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Tired of Law Firms Spamming Google Maps? You Can Fight Back

Tired of Law Firms Spamming Google Maps? You Can Fight Back

Any law firm that is putting a lot of effort into their search engine marketing knows how frustrating it can be to see their spammy competitors rank above them in Google Maps. After investing in your website, getting client reviews and cultivating a strong reputation in Google, your listing could get taken over by someone titling their listing “Smith & Smith – Los Angeles Personal Injury Lawyer.”

While there are multiple types of spam from unqualified addresses to multiple listings, the most common and most damaging problem is keyword stuffing in the law firm's Google My Business listing.

Examples of Google Maps Spam

You can do a search in any city and discover spam. Take a look at the screenshots below. It is easy to see which law firms are following the rules and which ones are artificially stuffing keywords into their titles.

Google Maps Spam in St. Louis Personal Injury Search

Google Maps Spam in New York City

Personal injury lawyer spamming Google Maps

After you spot the listing that is keyword stuffing, click on it to see the full details.

After you click on the listing, visit the website to find out the legal business name.

Go back to the Google Maps listing where you will see a link that says "Suggest an Edit."

Edit Google Maps Spam

When you click on "Suggest an Edit," you will see an option to edit the business name. Change the business name of the firm to match the name advertised on their website.

Editing Google My Business Name

After you submit the change, you will see a note saying "Your edit is being reviewed." Google will also send a confirmation email acknowledging that they received your edit. Sometimes, the edit is instant. Sometimes, it takes a couple of weeks.

The business owner will be notified that their name has been edited. After that, if they are committed to a spammy title they could login and change it back. Keep track of your competitors and continue this process until it sticks.

Check Your Facts Before Changing a Listing

In many cases, the law firm with the spammy title is not purposely trying to abuse the system. In the examples above, the law firms may have hired a company that created the profile, someone in their office may have added the keywords as an experiment, or the profile may have been setup by a marketing company of which the firm has since severed ties.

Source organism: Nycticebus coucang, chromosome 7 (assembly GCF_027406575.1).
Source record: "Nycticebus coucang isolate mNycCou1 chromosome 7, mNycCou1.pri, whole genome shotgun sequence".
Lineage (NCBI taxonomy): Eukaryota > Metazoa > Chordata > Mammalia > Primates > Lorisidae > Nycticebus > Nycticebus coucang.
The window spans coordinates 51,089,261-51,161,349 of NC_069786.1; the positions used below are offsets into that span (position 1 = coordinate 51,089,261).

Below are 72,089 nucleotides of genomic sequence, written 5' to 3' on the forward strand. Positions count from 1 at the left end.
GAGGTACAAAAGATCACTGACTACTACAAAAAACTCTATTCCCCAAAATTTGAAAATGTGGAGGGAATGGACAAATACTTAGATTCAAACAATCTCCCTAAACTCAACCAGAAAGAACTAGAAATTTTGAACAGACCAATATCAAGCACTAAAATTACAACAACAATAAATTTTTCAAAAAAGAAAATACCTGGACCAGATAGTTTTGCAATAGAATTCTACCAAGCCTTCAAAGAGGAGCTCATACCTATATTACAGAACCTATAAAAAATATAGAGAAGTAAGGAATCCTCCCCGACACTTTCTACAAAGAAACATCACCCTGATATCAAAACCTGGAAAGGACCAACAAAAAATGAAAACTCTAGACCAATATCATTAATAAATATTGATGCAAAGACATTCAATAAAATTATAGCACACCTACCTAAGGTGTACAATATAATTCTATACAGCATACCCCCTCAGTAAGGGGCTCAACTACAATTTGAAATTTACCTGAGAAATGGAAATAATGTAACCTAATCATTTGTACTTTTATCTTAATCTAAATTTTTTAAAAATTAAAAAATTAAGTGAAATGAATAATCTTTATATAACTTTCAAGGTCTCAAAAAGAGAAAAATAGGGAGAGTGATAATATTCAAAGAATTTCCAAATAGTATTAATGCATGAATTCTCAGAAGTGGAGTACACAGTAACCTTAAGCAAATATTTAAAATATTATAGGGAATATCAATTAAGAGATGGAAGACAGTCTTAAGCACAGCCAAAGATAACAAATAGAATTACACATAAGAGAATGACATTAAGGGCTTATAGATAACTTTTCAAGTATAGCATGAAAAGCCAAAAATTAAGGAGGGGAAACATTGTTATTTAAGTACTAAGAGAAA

Anytime you locate a profile that is keyword stuffing their title, you should edit it to help Google maintain fair and accurate local rankings. But always make sure you are providing accurate edits. The goal is not to punish, it is to level the field and make sure your competitors are following the same rules that you are adhering to.

Correcting listings accomplishes two things:

1) You are leveling the playing field for all law firms in the market.

2) You are helping these firms comply with the Guidelines for representing your business on Google which clearly state, "Including unnecessary information in your business name is not permitted, and could result in your listing being suspended."

Before you change a listing, you should make sure that the firm is actually violating Google's guidelines.

For example, at first glance this looks like a spammy title:

Google Maps Kansas City Search

When we visited their website, we saw the same name in the logo, contact page and footer.

So we checked the Missouri Secretary of State's website and discovered that this was the law firm's legally registered name.

Missouri Secretary of State Corporation Listing

In this case, the firm is advertising their legally registered name which they are indisputably doing business as the name advertised on Google. This is not a violation of Google's terms.

However, not all states allow lawyers to use trade names. In New York for example, trade names are explicitly prohibited. So what do you do about the firms using trade names for their Google My Business title and logo, and website? In this case, they are complying with Google's rules but may not be complying with the attorney advertising guidelines.

If they are your direct competitor, it may be beneficial to reach out to them and offer a friendly reminder of the State Bar's advertising rules that govern both of your practices. Most lawyers do not want to risk running afoul with the State Bar so a reminder may get them to correct the issue on their own.

Cheating is not Winning

Law firms spend billions of dollars to compete and build their brand. An aggressive search engine marketing campaign can deliver leads, cases, increase exposure and improve your online reputation. When law firms use gimmicks and tricks that are against Google's guidelines to leap over the competitors that have taken the long ethical road, that is not winning, that is cheating.

If your competitors are rising above you by stuffing keywords in their name, use Google's suggest an edit tool to correct their listings and level the playing field.

Jason Bland, co-founder of Custom Legal Marketing
Jason Bland is a Co-Founder of Custom Legal Marketing. He focuses on strategies for law firms in highly competitive markets. He's a contributor on, is a member of the Forbes Agency Council, Young Entrepreneurs Council, and has been quoted in Inc. Magazine, Business Journals, Above the Law, and many other publications.